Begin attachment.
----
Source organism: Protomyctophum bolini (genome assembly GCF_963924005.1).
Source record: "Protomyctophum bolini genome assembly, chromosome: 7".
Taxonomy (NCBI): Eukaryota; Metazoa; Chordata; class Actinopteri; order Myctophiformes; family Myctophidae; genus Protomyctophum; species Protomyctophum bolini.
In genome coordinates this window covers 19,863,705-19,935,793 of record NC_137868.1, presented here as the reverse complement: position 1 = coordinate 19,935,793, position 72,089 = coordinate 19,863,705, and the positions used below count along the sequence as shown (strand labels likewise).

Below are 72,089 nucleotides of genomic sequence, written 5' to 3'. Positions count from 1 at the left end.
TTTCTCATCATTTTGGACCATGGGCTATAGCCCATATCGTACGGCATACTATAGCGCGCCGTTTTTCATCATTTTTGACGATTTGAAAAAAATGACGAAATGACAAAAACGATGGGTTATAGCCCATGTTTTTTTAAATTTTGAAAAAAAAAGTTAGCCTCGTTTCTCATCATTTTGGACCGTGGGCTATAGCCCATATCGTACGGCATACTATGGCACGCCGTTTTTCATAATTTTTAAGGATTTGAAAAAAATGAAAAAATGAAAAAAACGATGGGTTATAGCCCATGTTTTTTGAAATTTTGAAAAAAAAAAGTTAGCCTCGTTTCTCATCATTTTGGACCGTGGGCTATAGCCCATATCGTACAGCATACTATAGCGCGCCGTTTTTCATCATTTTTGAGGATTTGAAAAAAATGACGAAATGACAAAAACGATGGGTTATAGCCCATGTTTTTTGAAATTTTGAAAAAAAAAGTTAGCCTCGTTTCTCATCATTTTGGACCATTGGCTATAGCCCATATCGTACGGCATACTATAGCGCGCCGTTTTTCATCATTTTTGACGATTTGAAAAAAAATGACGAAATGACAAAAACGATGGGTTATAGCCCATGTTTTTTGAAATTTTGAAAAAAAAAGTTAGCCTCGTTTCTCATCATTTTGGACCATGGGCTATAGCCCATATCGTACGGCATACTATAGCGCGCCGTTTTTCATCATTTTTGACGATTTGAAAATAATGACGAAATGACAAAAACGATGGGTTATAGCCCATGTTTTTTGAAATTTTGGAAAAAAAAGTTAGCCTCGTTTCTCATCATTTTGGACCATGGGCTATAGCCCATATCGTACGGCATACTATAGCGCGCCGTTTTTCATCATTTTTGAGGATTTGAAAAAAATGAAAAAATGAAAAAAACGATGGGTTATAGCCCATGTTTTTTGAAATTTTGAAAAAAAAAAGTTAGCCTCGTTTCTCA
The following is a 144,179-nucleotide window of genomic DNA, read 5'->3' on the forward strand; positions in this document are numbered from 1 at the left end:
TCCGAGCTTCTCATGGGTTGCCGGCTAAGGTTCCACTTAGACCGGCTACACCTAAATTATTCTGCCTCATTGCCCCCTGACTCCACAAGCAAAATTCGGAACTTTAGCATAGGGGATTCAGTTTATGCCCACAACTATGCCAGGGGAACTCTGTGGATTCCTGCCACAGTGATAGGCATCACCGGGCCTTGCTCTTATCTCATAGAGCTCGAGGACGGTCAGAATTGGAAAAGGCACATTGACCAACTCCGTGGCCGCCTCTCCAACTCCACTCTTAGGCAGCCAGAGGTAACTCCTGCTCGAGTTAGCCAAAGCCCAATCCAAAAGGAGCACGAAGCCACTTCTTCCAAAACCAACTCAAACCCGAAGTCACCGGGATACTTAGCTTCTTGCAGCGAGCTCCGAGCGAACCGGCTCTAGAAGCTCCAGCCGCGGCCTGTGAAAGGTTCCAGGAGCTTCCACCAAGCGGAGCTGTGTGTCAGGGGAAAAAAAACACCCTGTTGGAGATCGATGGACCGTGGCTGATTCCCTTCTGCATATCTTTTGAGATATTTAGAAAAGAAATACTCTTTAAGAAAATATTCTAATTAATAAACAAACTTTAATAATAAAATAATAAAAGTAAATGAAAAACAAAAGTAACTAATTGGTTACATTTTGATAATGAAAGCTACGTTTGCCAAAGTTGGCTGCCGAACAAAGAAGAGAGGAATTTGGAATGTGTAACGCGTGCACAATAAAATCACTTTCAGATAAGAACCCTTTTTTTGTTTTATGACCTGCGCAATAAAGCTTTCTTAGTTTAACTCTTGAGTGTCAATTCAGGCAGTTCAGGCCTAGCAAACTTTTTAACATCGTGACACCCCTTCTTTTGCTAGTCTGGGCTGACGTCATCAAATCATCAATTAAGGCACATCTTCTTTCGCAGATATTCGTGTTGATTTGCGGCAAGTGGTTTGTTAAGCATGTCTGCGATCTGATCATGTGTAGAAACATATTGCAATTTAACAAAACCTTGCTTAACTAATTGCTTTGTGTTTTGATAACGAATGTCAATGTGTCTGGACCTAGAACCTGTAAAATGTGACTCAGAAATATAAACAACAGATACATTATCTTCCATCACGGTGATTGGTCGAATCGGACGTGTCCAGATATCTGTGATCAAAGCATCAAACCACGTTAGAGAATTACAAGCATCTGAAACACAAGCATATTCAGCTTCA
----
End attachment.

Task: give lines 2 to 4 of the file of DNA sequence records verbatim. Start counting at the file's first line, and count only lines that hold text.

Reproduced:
Source record: "Protomyctophum bolini genome assembly, chromosome: 7".
Taxonomy (NCBI): Eukaryota; Metazoa; Chordata; class Actinopteri; order Myctophiformes; family Myctophidae; genus Protomyctophum; species Protomyctophum bolini.
In genome coordinates this window covers 19,863,705-19,935,793 of record NC_137868.1, presented here as the reverse complement: position 1 = coordinate 19,935,793, position 72,089 = coordinate 19,863,705, and the positions used below count along the sequence as shown (strand labels likewise).